Music Was a Family Matter for the Campbells
Two years after he graduated, Alexander Campbell returned to Ecorse High School on Thursday May 7, 1953, when he was the guest soloist at the annual spring Ecorse High School Band concert. He was completing his second year as member of the University of Michigan marching band and was also a member of the University’s R.O.T.C. Band. He had just returned from a tour with the University of Michigan concert band.
While at Ecorse High School Alexander Campbell studied music under the director of Herbert Saylor and was a member of the Ecorse High School Marching B and for four years. He was also one of the outstanding students in the class of 1951. At the University of Michigan he studied in the Department of Music with the intention of becoming a band director after graduation. His favorite instrument was the tenor saxophone and he played three numbers in the Ecorse High School Band program. They were: “Concerto No. 1,” by “Singeless, “Concertina” by Guilhaud and “Tambourin” by Rameau. Mrs. Doris Green accompanied him at the piano.
Both the Ecorse Senior High Band and the sixty piece Junior High Band appeared in the musical program which featured both standard music and popular numbers.
After playing with his old band, Alexander returned to the University of Michigan and played more solos. In 1954 he and other students competed in the annual Gulantics talent show in Hill Auditorium. His trio, headed by Anceo Franciso on piano with Jimmie Williams on bass took the $25 third place prize.
“I played in the Michigan Band under William Revelli – who was a great man, he made me sweat blood-but I also led a popular jazz sextet,” Alexander later recalled. He graduated from the School of Music with a B.A. in 1955 and a Masters Degree in 1960. He once again returned to Ecorse High School where he directed the band for thirty years until he retired to California with his wife Barbara in 1986.
Alexander Campbell, his wife, and their sons Alexander T. Campbell and Garland and David were also musicians. Alexander T. Campbell played sax in the University of Michigan Band from 1975-1977 and David the youngest played percussion while getting his BA in fine arts in 1980. Garland earned his University of Michigan degree in political science and communications and was an Emmy winning producer of children’s TV programs before becoming a college band director.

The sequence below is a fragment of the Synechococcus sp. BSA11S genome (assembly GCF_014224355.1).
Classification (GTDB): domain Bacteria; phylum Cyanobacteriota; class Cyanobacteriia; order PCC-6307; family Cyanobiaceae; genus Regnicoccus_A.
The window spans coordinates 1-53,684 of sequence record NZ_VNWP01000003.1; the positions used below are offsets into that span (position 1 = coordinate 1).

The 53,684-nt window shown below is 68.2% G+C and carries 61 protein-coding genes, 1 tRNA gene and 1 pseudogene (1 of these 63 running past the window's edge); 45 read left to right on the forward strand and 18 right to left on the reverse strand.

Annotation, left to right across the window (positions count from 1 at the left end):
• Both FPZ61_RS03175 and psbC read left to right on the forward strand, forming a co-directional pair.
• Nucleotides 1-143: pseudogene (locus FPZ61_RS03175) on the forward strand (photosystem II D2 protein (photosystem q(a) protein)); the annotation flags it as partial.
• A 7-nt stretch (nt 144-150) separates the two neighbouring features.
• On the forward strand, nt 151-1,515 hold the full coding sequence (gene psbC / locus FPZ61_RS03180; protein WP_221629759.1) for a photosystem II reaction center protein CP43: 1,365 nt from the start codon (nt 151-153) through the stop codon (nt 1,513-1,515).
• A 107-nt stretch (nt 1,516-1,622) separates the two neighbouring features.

Garland said that having a band director for a father meant he and his brothers “always had all sorts of instruments at home – violins, guitars, trombones. We learned something about all of them because they were sitting around the house. My mom was a musician too, but she became an occupational therapist.”
“We didn’t cram anything down their throats, but we exposed them to opportunities I wish I’d had. I used to pack them up, leave home and take them to Ann Arbor to listen to the Michigan Band practice,” Alexander Sr. said.
The Ecorse High School Band marched in the Mardi Gras Parade in New Orleans on February 29, 1976. The appearance of the 79 member band in the 4 ½ hour parade marked the first time that a unit from Michigan or from the North appeared in the parade which is the final celebration before Lent
The band members and their director Alexander Campbell and Assistant Director Jerry Copeland and thirteen chaperones boarded three buses from Ecorse High School the Friday before the parade. Many Ecorse residents gathered at the School to see them off.
Mrs. Marie Salisbury, an Ecorse resident for 23 years and mother of Larry Salisbury, a school board member at the time, obtained the invitation for the band to participate in the parade. Mrs. Salisbury had attended the Mardi Gras for the past 17 years and had “never seen a Michigan group participate.” A family friend, Arthur Daure, was chairman of the Krewe of Thoth parade and it was from him that she received the invitation to invite any group she wished. “I could have invited any civic group of older people but I thought it would be better to give those youngsters a chance to make good on the invitation.”
The band members and their families and friends raised $13,000 through various projects, including bake sales, a spaghetti dinner and lunch, a hockey benefit, a card party, paper drive, band concert, student dance, candle sale and medallion sale. Many civic organizations, business leaders and private citizens also assisted. The largest contribution came from the city of Ecorse who gave $2,600 for a bus rental.
Co-chairman of the parents’ committee were Mrs. Rhoda Daunter and Mrs. Lorraine Lewis. Student leaders were Pete Martinez, chairman; Sheryl Copeland and Andrea Beard.
Alexander Sr. played sax for Motown records during the company’s heyday for Martha and the Vandellas, the Temptations, the Four Tops and other groups. In the fall of 1996 the Campbells released their first CD from Square 1 produced by their company, Bunk Bed Music and marketed by another family firm, Marquis Records of Wilmington, California. Alexander Sr. was the session director for the recording and three other musicians completed the Campbell Brothers sextet.